- Industry representatives also highlighted the challenge of negative messaging around tourism, highlighting media stories that ‘Scotland was full’, and the risk of signalling to visitors that they were unwelcome, particularly in the context of negative perceptions created by Brexit.
- Industry representatives highlighted consistent feedback from members about the undesirability of new or additional taxes, but also the differing regional priorities for tourism investment (e.g. marketing in Aberdeen, cleaner streets in Edinburgh);
- Visitor attraction representatives highlighted recent data, indicating constrained visitor expenditure in participating attractions;
- In addition to the Adam Smith principles, Local Authority officers highlighted the importance of taxes not distorting the market. Ensuring and delivering hypothecation of revenues would be a significant issue. Local Authorities highlighted importance of maintaining investor confidence, and encouraging visitors to visit a range of areas across Scotland, to spread the benefits of tourism success more widely.
- The importance of consistency of any scheme across Scotland, for example in processes related to collection was emphasised;
- It was highlighted that several areas operated voluntary schemes for improving facilities (such as the Big Tree Levy), with one uncertainty being how tourist taxes might interact with or influence contributions towards these;
- There were also questions around coverage of potential taxes, with attendees highlighting that tourist taxes may not be an appropriate solution to issues such as wild camping, and querying whether taxes would be applicable to different groups of visitors, such as leisure or business travellers, with different spending profiles and footprints.
What Would a Well-Designed and Operated Transient Visitor Tax Look Like?
9. In discussion, the following points were noted:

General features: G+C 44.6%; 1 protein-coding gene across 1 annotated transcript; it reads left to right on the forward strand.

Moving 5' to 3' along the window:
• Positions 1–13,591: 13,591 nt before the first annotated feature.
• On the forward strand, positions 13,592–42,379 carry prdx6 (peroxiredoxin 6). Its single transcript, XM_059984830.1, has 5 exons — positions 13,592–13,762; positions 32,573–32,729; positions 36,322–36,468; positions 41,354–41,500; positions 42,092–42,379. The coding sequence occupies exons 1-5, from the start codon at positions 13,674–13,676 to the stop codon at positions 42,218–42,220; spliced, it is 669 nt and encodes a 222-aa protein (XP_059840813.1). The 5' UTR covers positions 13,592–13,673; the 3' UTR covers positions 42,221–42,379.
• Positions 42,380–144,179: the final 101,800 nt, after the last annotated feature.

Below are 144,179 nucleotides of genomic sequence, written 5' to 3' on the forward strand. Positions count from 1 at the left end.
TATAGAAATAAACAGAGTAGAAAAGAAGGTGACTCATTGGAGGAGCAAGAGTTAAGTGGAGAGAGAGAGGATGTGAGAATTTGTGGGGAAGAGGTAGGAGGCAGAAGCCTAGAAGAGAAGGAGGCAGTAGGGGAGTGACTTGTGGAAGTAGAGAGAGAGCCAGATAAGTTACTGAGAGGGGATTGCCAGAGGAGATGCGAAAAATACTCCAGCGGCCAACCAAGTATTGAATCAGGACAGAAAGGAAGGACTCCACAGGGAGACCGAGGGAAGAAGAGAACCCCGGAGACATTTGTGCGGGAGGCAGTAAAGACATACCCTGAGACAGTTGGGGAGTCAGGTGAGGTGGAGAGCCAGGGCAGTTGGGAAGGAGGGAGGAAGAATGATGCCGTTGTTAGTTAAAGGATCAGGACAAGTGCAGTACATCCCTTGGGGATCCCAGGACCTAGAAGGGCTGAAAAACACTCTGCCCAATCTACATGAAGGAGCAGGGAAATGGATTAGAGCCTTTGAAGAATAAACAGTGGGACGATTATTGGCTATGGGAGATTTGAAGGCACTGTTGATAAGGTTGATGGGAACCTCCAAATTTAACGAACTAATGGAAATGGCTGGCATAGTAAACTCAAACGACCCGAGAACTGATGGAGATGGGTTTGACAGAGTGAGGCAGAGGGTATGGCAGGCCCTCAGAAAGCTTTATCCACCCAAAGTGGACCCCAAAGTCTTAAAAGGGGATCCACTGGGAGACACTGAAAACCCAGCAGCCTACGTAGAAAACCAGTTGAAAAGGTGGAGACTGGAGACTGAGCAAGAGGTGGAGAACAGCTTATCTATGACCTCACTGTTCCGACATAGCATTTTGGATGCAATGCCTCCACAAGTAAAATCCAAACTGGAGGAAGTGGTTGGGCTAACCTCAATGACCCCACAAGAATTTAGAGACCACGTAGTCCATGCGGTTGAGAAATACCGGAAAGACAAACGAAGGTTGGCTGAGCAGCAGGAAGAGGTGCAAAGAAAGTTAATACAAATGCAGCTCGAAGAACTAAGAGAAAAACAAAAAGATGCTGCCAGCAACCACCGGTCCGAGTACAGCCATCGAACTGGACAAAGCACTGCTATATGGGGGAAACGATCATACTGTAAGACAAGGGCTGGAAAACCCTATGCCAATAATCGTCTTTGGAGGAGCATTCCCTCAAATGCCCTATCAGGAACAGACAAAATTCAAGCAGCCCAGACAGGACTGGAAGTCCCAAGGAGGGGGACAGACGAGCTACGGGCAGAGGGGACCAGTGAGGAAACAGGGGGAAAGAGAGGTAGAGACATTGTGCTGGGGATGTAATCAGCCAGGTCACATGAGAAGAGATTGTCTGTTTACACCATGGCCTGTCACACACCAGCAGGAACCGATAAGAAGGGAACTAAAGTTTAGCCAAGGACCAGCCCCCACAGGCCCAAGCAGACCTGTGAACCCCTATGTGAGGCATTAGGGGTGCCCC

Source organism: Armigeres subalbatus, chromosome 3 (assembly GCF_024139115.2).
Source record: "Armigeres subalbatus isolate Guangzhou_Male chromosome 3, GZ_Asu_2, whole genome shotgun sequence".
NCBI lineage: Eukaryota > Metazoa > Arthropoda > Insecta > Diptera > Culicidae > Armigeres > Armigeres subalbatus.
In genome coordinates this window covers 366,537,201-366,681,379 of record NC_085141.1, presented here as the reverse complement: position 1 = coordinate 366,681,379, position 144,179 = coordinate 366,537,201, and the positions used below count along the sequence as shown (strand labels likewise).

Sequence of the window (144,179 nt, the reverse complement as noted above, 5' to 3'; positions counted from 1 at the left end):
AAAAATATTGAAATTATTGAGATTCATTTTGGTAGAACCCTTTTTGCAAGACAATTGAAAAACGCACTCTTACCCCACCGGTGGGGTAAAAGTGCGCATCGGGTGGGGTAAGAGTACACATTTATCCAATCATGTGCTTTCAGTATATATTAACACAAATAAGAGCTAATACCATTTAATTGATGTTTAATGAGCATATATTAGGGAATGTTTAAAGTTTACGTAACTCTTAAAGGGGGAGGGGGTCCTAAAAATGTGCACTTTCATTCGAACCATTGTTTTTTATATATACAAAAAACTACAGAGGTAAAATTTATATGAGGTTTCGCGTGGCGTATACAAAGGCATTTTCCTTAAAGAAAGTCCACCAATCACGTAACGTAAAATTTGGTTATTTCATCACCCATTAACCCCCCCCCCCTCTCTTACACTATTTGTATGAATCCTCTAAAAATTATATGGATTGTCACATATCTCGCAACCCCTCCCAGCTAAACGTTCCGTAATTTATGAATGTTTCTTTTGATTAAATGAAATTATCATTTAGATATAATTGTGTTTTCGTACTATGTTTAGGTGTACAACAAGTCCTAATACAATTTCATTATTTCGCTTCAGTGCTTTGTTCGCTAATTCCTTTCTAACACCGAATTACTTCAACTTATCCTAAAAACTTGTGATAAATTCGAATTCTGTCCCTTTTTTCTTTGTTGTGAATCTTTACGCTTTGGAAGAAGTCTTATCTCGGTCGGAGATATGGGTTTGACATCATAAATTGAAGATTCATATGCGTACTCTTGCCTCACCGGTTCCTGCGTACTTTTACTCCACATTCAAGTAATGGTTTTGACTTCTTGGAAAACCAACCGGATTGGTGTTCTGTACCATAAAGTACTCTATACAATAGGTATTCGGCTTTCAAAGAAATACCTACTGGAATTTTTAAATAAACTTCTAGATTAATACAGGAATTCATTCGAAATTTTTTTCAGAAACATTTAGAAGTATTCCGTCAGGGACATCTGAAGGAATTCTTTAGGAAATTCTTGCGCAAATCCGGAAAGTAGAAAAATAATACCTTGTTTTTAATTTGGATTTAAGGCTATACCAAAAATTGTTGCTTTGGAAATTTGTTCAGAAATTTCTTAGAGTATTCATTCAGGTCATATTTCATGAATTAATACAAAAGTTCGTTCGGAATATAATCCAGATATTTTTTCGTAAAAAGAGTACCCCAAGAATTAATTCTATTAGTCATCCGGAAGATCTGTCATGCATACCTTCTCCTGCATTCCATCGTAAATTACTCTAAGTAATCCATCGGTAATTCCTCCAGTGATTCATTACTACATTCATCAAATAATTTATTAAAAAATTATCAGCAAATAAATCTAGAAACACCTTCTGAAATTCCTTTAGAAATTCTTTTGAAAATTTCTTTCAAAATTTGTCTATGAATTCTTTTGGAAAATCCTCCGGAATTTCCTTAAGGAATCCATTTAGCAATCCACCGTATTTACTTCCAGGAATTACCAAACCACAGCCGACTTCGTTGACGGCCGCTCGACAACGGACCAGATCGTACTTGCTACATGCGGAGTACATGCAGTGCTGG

- Industry representatives highlighted that there was uncertainty around the size and scope of the tax base, as it was unclear how many accommodation businesses and premises were currently active;
- There were concerns that the perception was that tourist taxes would only be levied on overseas visitors, when the majority of overnight visitors in Scotland were from elsewhere in Scotland or the UK;
- Industry representatives highlighted concerns around the costs of administration and collection on businesses, and that this had not yet been considered within the debate. For instance, implementation of a tax and collection would require alterations to accommodation providers existing systems. Overall prices including tourist taxes would need to be displayed at point of sale, although the interaction between taxes and VAT was unclear at present;
- It was indicated that current local authority collection systems (e.g. for council tax or non-domestic rates) may not be appropriate for collection of a tourist tax, while use of exemptions (e.g. for children, business travellers) would introduce complexities into collection and enforcement. Issues relating to powers over non-compliance, and powers to remedy these, would also need consideration.
- Industry representatives highlighted that the collection system should include visitors using digital platform accommodation providers such as Airbnb to ensure fairness and proportionality.
What Positive and Negative Impacts Could a Transient Visitor Tax Have?
10. In discussion, the following points were noted:
- Current uncertainty, particularly around Brexit, meant that introduction of new taxes had to have a longer term view in mind;
- Consumers’ price sensitivity was important to understand, and a potential gap in the evidence base;
- Industry representatives indicated that the benefits of a tourist tax were unclear to the industry, that potential uses of funding were unclear, and that the tax was potentially distortionary.
- Industry representatives also highlighted that there was a risk of undermining partnership and trust between local authorities and the tourism sector around support for the sector’s broader growth, potentially sending a signal around negative consequences of success and risk-taking;
- Further data and evidence gaps included the understanding of the tourism and accommodation sector’s margins and profitability, as well as the broad rationale from local authorities underpinning proposals for a tourism tax.
11. The Cabinet Secretary highlighted several themes that had emerged during the discussion. These included the importance of developing shared investment priorities for tourism; evidence gaps and research needs; the importance of understanding the factors influencing profitability of accommodation providers, and the importance of maintaining positive perceptions among visitors of Scotland as a welcoming destination.
12. The Cabinet Secretary thanked attendees for their participation, reiterated that this event was the first of several discussion events, and that participants were invited to provide contributions in writing to the Scottish Government.